I spent a lot of time going back over the previous chapter, “Chapter 30: Tishta,” to make sure everything lined up correctly with the final ones. During my review and edit of the “Escape,” it grew way too large. I split it into two chapters. I’m still struggling with placement of scenes in these chapters, but I might have it close now. I’ll have to listen some more to all of “Part 5: Heading East” before I feel comfortable with the current arrangement.

Part of what happened in Part 5 is I added a lot of stories around the Dark Wizards Baldru and Anakru. They both play major roles in the end of the book. I also added a whole new battle scene, which was great fun to write. It changed the original ending quite a bit, so that took some work to polish.

I let my writing take me where it wants to go. In this case, the Aldashi warrior, Freyl, plays a key role in how it ends. He will now have a presence in the next book, “Into the Wolf Dream.” For me, it balanced out the addition of Keldra, Baldru’s apprentice Dark Wizard. She will take over some roles in that book that I didn’t know who was going to play. I’m not sure yet what Freyl’s impact will be.

Another new character I added was Landru, who is a Dark Wizard that ends up with some holes in his body after encounters with Coltan. I already have some ideas for him in Wolf Dream, as well. It’s always interesting to me when I add a character, and suddenly something in the future resolves itself. I was really excited for this to happen in this book, so there is continuity in the long-range story line instead of creating new characters to fill the roles.

All this character development and world building have take my word count from 87,528 to 187,965. I had no idea. I like it so much better now. The hard part is going to be trimming out the unnecessary words and scenes. Like tearing a hole in the fabric of my soul. It will be a good exercise for me.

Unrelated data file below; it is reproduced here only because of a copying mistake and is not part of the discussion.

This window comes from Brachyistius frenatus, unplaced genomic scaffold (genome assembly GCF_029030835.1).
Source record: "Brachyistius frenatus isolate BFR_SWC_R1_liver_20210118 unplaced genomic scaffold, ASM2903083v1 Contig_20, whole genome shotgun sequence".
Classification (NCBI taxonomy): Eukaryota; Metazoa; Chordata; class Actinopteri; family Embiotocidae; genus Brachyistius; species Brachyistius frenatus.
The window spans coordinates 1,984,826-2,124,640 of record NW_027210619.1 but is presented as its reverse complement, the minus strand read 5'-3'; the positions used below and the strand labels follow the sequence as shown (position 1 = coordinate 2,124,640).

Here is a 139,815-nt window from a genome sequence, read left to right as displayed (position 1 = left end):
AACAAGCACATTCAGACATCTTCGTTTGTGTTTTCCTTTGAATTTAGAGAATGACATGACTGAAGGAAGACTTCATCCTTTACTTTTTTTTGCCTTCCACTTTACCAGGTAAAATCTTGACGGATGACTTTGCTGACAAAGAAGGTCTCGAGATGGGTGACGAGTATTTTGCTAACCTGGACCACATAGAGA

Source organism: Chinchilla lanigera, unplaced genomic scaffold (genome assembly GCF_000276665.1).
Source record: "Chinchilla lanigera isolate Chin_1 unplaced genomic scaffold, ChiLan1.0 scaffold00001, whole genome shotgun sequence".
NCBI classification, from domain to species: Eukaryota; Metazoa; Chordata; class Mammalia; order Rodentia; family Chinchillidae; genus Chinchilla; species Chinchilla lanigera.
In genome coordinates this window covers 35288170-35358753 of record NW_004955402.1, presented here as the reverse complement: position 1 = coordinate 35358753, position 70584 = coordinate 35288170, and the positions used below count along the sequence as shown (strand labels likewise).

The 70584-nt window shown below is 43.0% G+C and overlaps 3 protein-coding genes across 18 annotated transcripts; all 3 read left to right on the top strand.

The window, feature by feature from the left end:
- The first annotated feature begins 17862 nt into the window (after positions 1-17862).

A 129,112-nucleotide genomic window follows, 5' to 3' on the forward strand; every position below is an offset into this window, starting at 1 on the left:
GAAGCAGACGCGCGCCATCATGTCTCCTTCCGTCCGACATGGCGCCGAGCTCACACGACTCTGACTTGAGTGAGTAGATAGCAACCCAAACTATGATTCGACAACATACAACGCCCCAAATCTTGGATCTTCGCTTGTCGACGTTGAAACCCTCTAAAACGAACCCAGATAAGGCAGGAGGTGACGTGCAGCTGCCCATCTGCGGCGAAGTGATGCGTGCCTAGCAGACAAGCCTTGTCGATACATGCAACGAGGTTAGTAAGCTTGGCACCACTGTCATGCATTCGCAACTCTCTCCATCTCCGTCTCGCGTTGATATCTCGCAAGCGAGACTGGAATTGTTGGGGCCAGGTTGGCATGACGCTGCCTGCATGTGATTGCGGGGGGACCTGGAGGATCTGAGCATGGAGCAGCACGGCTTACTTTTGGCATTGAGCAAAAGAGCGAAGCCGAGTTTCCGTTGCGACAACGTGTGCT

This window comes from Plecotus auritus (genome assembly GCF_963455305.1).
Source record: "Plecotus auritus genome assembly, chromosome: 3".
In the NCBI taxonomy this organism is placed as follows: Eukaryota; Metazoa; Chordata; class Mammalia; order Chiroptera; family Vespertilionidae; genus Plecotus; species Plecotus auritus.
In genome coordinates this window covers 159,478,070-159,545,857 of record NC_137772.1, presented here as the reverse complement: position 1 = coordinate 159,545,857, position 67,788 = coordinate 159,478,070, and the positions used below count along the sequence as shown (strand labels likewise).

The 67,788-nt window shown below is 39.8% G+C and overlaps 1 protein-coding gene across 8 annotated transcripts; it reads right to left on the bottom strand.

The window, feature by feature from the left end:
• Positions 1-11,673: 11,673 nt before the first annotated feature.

I will stop writing about Tishta now, so I don’t give anything away. My next step will be to read the book from cover to virtual cover. I might do this while listening to my recordings. I haven’t decided yet if that will be the most useful way to spend my time, or to simply read it. I might need to do both.

Now that I am one large step closer to actually publishing, there are a lot of other tasks to be completed. I’m just starting to focus on that list, which will include deciding if and when to have my editor review it, providing a vehicle for my Beta Readers to download a copy of the book, getting my cover artist set back up (and getting the artwork completed), drawing maps (which I think I might be able to do on my own, at least for the very first edition), diving more into marketing and brand building, and figuring out how to convert my audio recordings into an audio book. It’s a long list and this is definitely not everything I need to do.

One thing I’ve been struggling with is what name to publish under. Up to this point, I have been using my given and family names. I have thought about the options, including using my initials instead of my given name, but I have always been me. I need to make up my mind about this before I move forward with creating more social media. Up to this point, all the book stuff has been on The Wolf Dream Books social media—@TheWolfDreams on Twitter; The Wolf Dream Books on Facebook; of course, this blog. Many authors are encouraging me to create author accounts. I’m not certain how I want to manage that. Lots to think about.

Copyright ©2014-17 Ramona Ridgewell. All rights reserved.